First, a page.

The reality is that even Sir Paul McCartney, two days older and an admirer who last year inducted him into the Songwriters Hall of Fame, can't crack today's video-driven playlists.
"He's a real survivor, and it's a very touching thing to see," says Tony Asher, the lyricist for "Pet Sounds," a joyful and melancholy coming-of-age chronicle that has only grown in esteem over 35 years.
"I think right now he's more confident than he's ever felt," says Mr. Asher, who several years ago wrote lyrics for six new Wilson songs. "He's worrying less about what people are going to think and whether or not everything is a smash."
"Brian has forgotten more about producing than most people will ever learn," says Carol Kaye, who played the innovative bass melodies he composed for the classic Beach Boys records of the '60s. "He can do it again. I think he's going to surprise a lot of people."
He already has, in no small part because of his wife, Melinda.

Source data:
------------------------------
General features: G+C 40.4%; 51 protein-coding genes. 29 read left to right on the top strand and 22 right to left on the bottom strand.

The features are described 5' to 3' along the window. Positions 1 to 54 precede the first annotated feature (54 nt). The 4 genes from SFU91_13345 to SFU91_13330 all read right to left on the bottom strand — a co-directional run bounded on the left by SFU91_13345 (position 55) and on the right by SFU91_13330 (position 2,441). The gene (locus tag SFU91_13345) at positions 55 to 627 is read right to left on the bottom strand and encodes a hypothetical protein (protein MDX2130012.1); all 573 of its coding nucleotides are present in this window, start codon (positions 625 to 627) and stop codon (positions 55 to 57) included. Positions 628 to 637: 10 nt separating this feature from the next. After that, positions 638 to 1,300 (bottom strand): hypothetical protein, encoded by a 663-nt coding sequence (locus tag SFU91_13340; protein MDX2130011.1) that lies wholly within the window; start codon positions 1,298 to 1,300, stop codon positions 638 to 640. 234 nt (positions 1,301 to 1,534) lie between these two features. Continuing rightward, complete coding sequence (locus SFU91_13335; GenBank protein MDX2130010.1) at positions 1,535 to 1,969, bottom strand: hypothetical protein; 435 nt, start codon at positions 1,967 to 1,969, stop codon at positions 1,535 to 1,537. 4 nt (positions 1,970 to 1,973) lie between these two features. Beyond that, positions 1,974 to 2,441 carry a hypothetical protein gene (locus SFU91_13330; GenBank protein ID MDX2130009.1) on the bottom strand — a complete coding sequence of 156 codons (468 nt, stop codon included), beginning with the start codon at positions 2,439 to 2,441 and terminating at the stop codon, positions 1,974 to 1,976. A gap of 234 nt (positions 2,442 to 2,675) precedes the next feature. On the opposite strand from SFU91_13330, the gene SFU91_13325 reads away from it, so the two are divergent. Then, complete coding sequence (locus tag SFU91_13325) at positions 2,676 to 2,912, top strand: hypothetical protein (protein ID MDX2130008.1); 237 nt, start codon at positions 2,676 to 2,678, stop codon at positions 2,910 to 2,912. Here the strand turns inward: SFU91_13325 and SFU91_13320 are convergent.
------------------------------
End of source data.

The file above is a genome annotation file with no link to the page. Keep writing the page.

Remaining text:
Mrs. Wilson helped her husband escape from entrenched patterns of abuse, get proper medical treatment for his mental illness and seek to make amends with his estranged daughters, Carnie and Wendy — of the pop trio Wilson Phillips — as well as become independent from his Beach Boys family. She provided what he has described as "emotional security," including two adopted daughters.
"She came up with the idea to put me on tour," Mr. Wilson says. "At first I didn't like the idea. I said it wouldn't draw any people. She said, 'Let's play smaller venues.' So we did — and it's been working ever since.
"It's a fantastic feeling," he adds. "We get standing ovations everywhere we go. I get off on the audience when they get off on me."
Mrs. Wilson says it took many "baby steps" to reach this point. She saw a return to the stage as a necessary big step in his recovery.
"I kind of pushed him. And the reason that I did was I understood he didn't have any idea of the impact that he had made on people. I think it was a confidence builder," Mrs. Wilson says. "And not only did it work, he's just loving it."
Among steadfast friends, two proved critical to this re-emergence. One is David Leaf, a television writer-producer and author of the definitive 1978 biography, "The Beach Boys and the California Myth." The other is Andy Paley, a multi-instrumentalist and record producer who first wrote and played with Mr. Wilson on his 1988 solo debut.
Mr. Leaf, 48, doesn't hesitate to put Mr. Wilson in the company of George Gershwin and Duke Ellington among the century's great American composers.